Engineers began doing more tests at 7 a.m. Saturday. Crews with equipment were at the home next door, one of two that has been evacuated. By 10 a.m., officials moved media crews farther away from the Bush house so experts could perform tests on the home across the street. It's unclear how large the sinkhole is, or whether it leads to other caverns and chasms throughout the neighborhood. Experts say the underground of West Central Florida looks similar to Swiss cheese, with the geography lending itself to sinkholes.
Experts spent the previous day on the property, taking soil samples and running various tests — while acknowledging that the entire lot where Bush lay entombed was dangerous. No one was allowed in the home.
"I cannot tell you why it has not collapsed yet," Bill Bracken, the owner of an engineering company called to assess the sinkhole, said of the home. He described the earth below as a "very large, very fluid mass."
"This is not your typical sinkhole," said Hillsborough County administrator Mike Merrill. "This is a chasm. For that reason, we're being very deliberate."
Officials delicately addressed another sad reality: Bush was likely dead and the family wanted his body. Merrill, though, said they didn't want to jeopardize any more lives.
They would like us to go in quickly and locate Mr. Bush," Merrill said. Officials added Saturday morning that a fund had been set up to help the families affected by the sinkhole.
On Saturday, Jeremy Bush — who tried to rescue his brother when the earth opened — lay flowers and a stuffed lamb near the house and wept.
Hillsborough County Fire Chief Ron Roger called the situation "very complex."
"It's continuing to evolve, and the ground is continuing to collapse," he said.
Sinkholes are so common in Florida that state law requires home insurers to provide coverage against the danger. While some cars, homes and other buildings have been devoured, it's extremely rare for them to swallow a person.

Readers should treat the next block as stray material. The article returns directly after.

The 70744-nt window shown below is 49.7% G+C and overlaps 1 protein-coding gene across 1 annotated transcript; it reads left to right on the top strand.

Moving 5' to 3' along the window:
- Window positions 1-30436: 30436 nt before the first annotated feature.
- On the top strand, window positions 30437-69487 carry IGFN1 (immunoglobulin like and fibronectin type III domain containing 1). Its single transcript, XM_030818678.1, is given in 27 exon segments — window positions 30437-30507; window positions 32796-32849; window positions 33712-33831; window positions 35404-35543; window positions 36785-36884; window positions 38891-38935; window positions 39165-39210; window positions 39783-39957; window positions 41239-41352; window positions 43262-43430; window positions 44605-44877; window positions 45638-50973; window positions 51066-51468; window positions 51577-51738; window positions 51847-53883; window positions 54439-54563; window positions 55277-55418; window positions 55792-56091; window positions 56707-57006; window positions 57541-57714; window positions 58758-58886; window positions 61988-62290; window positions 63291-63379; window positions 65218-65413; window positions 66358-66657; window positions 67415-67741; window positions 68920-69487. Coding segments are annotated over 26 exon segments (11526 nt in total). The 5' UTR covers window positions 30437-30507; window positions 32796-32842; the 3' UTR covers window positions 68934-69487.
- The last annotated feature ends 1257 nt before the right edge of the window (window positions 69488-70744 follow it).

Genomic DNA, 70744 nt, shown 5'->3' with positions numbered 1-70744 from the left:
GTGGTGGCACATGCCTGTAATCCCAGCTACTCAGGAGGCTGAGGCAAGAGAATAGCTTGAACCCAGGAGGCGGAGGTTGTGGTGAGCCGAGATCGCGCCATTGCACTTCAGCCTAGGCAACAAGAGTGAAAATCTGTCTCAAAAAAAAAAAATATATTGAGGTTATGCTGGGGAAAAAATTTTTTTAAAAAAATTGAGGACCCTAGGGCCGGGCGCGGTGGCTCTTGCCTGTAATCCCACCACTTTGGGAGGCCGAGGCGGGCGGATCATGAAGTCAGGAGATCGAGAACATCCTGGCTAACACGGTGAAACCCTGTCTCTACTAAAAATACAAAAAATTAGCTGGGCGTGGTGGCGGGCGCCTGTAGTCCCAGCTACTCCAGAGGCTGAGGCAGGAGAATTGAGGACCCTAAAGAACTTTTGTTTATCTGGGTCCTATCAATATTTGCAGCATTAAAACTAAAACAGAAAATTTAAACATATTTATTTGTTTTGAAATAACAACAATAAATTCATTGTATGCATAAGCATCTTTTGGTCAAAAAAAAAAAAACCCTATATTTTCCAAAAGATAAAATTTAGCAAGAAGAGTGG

Florida is highly prone to sinkholes because there are caverns below ground of limestone, a porous rock that easily dissolves in water.
"You can almost envision a piece of Swiss cheese," Taylor Yarkosky, a sinkhole expert from Brooksville, Fla., said while gesturing to the ground and the sky blue home where the earth opened in Seffner. "Any house in Florida could be in that same situation."
A sinkhole near Orlando grew to 400 feet across in 1981 and devoured five sports cars, most of two businesses, a three-bedroom house and the deep end of an Olympic-size swimming pool.
More than 500 sinkholes have been reported in Hillsborough County alone since the government started keeping track in 1954, according to the state's environmental agency.
The sinkhole, estimated at 20 feet across and 20 feet deep, caused the home's concrete floor to cave in around 11 p.m. Thursday as everyone in the Tampa-area house was turning in for the night. It gave way with a loud crash that sounded like a car hitting the house and brought Bush's brother running.
Jeremy Bush said he jumped into the hole but couldn't see his brother and had to be rescued himself by a sheriff's deputy who reached out and pulled him to safety as the ground crumbled around him.
"The floor was still giving in and the dirt was still going down, but I didn't care. I wanted to save my brother," Jeremy Bush said through tears Friday in a neighbor's yard. "But I just couldn't do nothing."
He added: "I could swear I heard him hollering my name to help him."
A dresser and the TV set had vanished down the hole, along with most of Bush's bed.
A sheriff's deputy who was the first to respond to a frantic 911 call said when he arrived, he saw Jeremy Bush.
Deputy Douglas Duvall said he reached down as if he was "sticking his hand into the floor" to help Jeremy Bush. Duvall said he didn't see anyone else in the hole.
As he pulled Bush out, "everything was sinking," Duvall said.
Engineers said they may have to demolish the small house, even though from the outside there appeared to be nothing wrong with the four-bedroom, concrete-wall structure, built in 1974.
Jeremy Bush said someone came out to the home a couple of months ago to check for sinkholes and other things, apparently for insurance purposes.
"He said there was nothing wrong with the house. Nothing. And a couple of months later, my brother dies. In a sinkhole," Bush said.
Recovery effort ends for Florida man presumed dead in sinkhole
3/2/13 SEFFNER, Florida (Reuters) - Florida rescue workers have ended their efforts to recover the body of a man who disappeared into a sinkhole that swallowed his bedroom while he slept in a suburban Tampa home, and the house will be demolished, a public safety official said on Saturday.
Jeff Bush, 36, who is presumed dead, was asleep when the other five members of the household who were getting ready for bed on Thursday night heard a loud crash and Jeff screaming.
"Our data has come back, and there is absolutely no way we can do any kind of recovery without endangering lives of workers," said Hillsborough County Fire Rescue spokeswoman Jessica Damico.